On the Way to Bear Butte


Chapter 31 Dream: Bear Butte

She turns from the mild stream to see the bear asleep. A road lies at her feet and leads to the bear so she starts walking. The road is yellow. She can see the sunflower fields off to her side quite far away. But then the road starts rolling like a large carpet being shook out and she has to watch her footing to keep balanced. “Need to pay admission,” a man’s voice says from inside a booth in front of the bear sleeping. She reaches for money in her white dress, but has none. She offers her wedding ring, but a large hand waves it away. “What can I pay?” “What you have held for so long.” She looks down at her hands to see what she is holding to find her fists are clenched, white knuckle clenched. She unclenches and sees the stress leave her and the large hand motions her onward. “To harvest we must plant. We can only plant with an open hand. You must tell the world about us.” When she turns around to say thanks the booth is gone and all that is left is the road rolling away from her quickly.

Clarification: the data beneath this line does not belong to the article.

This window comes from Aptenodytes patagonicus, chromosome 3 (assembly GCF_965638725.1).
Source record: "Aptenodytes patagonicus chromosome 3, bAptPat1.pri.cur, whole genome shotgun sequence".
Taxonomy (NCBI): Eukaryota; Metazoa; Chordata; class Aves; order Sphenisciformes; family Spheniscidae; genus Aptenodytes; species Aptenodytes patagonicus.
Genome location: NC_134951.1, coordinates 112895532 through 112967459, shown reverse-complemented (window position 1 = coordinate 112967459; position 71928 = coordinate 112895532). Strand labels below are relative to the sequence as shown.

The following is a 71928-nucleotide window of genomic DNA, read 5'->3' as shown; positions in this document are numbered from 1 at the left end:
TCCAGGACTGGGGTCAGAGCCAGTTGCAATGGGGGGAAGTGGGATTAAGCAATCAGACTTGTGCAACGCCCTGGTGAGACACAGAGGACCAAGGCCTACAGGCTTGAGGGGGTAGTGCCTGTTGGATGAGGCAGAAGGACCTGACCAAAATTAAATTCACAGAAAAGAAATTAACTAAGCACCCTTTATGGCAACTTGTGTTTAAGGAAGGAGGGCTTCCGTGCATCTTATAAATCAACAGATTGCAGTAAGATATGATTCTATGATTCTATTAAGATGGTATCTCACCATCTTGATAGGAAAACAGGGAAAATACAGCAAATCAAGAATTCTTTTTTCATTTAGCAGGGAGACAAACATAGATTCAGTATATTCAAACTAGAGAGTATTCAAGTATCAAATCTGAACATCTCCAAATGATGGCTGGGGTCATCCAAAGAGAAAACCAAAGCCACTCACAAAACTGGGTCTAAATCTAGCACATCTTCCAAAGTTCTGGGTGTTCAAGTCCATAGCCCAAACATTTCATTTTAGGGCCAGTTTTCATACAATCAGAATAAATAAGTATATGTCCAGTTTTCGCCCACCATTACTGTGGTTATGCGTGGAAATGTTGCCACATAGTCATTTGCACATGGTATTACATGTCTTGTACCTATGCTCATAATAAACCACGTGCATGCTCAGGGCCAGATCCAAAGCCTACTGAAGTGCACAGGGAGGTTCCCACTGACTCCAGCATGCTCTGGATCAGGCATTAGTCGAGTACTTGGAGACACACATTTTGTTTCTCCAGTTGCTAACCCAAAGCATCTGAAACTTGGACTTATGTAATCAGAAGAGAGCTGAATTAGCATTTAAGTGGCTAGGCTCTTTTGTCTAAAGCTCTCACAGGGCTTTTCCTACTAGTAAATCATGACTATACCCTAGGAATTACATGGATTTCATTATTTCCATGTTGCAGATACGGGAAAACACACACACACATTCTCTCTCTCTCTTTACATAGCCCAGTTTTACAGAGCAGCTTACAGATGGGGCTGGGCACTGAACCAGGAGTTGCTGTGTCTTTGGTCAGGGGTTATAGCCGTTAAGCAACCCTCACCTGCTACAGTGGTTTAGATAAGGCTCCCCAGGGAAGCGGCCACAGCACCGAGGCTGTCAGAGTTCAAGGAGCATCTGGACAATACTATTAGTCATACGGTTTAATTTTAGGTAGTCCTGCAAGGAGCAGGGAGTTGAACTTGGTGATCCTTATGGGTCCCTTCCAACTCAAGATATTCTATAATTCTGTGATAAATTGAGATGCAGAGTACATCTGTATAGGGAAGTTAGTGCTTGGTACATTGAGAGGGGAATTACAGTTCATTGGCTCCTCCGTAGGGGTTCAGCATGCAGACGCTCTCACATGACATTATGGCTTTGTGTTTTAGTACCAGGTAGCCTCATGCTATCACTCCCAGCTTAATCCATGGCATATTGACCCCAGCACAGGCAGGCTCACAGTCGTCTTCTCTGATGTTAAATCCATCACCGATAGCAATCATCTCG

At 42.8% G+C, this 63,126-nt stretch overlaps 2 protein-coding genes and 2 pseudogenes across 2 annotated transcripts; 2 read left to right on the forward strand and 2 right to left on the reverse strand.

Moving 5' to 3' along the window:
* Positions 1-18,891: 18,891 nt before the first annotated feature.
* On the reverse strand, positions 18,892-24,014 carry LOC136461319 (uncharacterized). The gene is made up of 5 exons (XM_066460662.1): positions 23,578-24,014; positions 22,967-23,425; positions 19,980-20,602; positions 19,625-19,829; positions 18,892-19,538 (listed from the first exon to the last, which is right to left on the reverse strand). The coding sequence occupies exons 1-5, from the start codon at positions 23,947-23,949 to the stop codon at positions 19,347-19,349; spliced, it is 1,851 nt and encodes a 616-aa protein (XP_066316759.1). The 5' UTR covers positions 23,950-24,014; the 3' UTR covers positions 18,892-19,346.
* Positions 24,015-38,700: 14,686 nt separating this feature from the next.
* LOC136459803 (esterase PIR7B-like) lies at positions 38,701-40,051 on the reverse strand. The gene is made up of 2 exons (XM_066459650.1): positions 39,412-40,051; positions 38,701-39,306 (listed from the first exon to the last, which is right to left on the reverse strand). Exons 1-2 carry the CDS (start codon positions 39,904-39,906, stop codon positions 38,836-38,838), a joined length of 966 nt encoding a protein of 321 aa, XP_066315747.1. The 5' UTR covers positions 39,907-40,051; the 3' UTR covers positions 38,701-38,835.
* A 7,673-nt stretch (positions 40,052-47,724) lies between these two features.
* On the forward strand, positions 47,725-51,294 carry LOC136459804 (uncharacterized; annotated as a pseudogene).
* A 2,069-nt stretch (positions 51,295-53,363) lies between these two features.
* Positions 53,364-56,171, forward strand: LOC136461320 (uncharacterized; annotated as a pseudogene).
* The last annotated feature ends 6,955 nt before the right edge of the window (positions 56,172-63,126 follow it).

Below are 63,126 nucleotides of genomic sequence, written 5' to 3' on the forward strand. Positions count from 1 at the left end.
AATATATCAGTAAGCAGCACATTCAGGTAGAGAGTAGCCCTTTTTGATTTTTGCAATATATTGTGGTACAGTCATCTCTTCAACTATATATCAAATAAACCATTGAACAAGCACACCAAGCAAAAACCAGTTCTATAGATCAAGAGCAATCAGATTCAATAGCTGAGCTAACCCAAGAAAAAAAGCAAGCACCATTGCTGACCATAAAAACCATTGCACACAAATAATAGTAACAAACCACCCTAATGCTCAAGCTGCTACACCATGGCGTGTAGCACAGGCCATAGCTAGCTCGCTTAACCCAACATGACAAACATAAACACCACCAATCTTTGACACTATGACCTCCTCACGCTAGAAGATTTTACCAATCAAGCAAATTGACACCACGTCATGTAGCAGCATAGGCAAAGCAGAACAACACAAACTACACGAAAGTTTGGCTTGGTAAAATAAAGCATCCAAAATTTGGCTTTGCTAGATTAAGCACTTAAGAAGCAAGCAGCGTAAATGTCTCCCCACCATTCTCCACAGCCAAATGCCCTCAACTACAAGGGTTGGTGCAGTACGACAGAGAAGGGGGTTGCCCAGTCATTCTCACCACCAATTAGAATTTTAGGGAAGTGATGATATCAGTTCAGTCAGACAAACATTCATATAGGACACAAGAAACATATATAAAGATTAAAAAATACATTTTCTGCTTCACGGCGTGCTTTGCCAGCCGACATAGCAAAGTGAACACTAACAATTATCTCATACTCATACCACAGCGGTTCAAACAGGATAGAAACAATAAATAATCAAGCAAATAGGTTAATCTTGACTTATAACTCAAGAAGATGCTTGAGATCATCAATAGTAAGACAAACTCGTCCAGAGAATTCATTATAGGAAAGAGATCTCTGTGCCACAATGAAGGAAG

Chapter 32 Memory: Skin They turn onto a path she knows well, toward a tree curved in her memory. But she walked this path years ago, with someone else. He grabs her and kisses her roughly, opening her blouse as he kisses her chest. He sees the rose La Perla bra she has on and asks, “Has anyone else seen you in this?” “No.” she lies. “Good,” he smiles, “If there is anything like this that someone else has seen before we’ll just get you a new one.” He continues kissing her chest, pushing the bra away, as she wonders, “What then should we do about my skin?”